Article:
The Rev Canon Leah Vasey-Saunders, the Canon Precentor of Wakefield Cathedral, West Yorkshire, will be assisted by her husband the Rev Dr Mark Vasey-Saunders, Academic Tutor at St Hild College, and their children Miriam, 9, Elias, 12, Jude, 14 and Reuben, 16.
The service for Low Sunday – the second Sunday of Easter – was recorded in the living room of their home in Wakefield and includes prayers, hymns and a family game. It explores what they have learnt about faith through the challenges of living in lock-down.
It is the latest in a series of national “Church online” services from the Church of England since the closure of church buildings last month in response to the coronavirus pandemic.
Last Sunday, the Archbishop of Canterbury swapped the traditional setting of Canterbury Cathedral for the kitchen of his flat in London to lead a unique Easter Day service. More than 600,000 people joined in online to the service, which was trending on YouTube UK’s top 10 throughout the day. One third of people watching on YouTube were under the age of 34. It was also broadcast on BBC Radio 4 on Sunday morning.
Canon Vasey-Saunders said: “It’s quite daunting to be the first family to lead one of these lockdown services for the nation/national church but we were excited to be able to offer something of our own eclectic expression of faith at home in this way.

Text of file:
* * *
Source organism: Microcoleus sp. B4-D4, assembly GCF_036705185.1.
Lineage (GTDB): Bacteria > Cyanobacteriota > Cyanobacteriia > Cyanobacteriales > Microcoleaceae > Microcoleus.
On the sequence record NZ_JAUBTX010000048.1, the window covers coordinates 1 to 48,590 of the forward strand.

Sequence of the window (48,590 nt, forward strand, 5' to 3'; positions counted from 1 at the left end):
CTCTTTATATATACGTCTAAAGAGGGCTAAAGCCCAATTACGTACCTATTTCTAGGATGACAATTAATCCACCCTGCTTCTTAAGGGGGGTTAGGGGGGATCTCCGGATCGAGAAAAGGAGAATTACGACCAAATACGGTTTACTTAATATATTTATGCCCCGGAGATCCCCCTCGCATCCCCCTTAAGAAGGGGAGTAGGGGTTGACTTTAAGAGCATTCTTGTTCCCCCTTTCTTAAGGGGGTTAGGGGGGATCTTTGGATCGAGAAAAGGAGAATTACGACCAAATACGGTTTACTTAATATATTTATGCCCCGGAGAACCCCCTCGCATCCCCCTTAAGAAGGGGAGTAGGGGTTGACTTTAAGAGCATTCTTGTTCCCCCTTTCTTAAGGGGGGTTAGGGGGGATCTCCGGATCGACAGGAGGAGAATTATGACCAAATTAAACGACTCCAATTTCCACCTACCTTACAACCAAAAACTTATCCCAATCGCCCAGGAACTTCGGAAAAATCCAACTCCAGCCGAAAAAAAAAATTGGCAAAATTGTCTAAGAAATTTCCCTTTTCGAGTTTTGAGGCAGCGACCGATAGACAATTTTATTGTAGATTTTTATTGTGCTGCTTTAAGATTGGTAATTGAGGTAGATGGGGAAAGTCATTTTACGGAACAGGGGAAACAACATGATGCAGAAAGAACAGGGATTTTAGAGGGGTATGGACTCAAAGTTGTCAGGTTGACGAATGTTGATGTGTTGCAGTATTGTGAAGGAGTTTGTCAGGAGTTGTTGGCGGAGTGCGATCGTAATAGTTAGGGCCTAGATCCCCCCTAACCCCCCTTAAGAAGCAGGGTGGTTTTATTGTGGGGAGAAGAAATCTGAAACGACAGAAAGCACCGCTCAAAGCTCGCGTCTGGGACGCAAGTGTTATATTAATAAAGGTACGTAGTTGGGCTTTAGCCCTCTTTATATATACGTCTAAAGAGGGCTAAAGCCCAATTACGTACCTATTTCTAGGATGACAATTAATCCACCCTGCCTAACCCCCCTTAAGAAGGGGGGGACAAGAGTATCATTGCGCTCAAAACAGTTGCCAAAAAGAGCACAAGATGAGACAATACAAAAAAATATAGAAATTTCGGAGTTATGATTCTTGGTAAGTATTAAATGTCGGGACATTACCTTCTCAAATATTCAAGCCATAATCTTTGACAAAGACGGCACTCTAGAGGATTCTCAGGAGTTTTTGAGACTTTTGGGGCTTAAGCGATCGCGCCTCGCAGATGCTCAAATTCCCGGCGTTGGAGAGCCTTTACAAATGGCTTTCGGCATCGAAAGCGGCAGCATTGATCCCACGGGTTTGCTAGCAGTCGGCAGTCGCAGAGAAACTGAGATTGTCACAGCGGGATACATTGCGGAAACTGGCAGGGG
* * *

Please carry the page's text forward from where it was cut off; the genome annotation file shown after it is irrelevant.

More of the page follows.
“We’ve had so much fun with the planning and preparation – some of our outtakes were hilarious.
“We have also come to a new understanding of what it means to seek and find Jesus when we find ourselves stressed, tired (occasionally grumpy) and stuck at home together 24/7.
“We’ve been left wondering where we might encounter Jesus next during this lockdown and what new opportunities and future he might be calling us to step into.”
This week’s service includes hymns led by the choirs of Wakefield Cathedral and St Martin-in-the-Fields church in London as well as the Soul Sanctuary Gospel Choir.
The gospel reading, from John Chapter 20, recounts how Jesus came to meet his scared and confused disciples behind closed doors after the resurrection and how Thomas, in particular struggled to accept it until he had physically seen and touched him.
In her reflection Canon Vasey-Saunders will explore how God can come among us bringing comfort and peace while we are physically apart during the current pandemic.
“When Jesus comes to find the disciples, and meets this bunch of scared, doubting, guilty, angry people, his words to them are ‘Peace be with you’,” she will say.
“And then he breathes the Spirit on them. Jesus comforts, inspires and empowers his church to be a people who, in the light of the resurrection, change the world.
“He does this, meeting them where they are – in the shadow of the cross, behind closed doors, in their homes.
“From there the resurrection changes everything.
“From here the resurrection changes everything.
“Peace be with you.”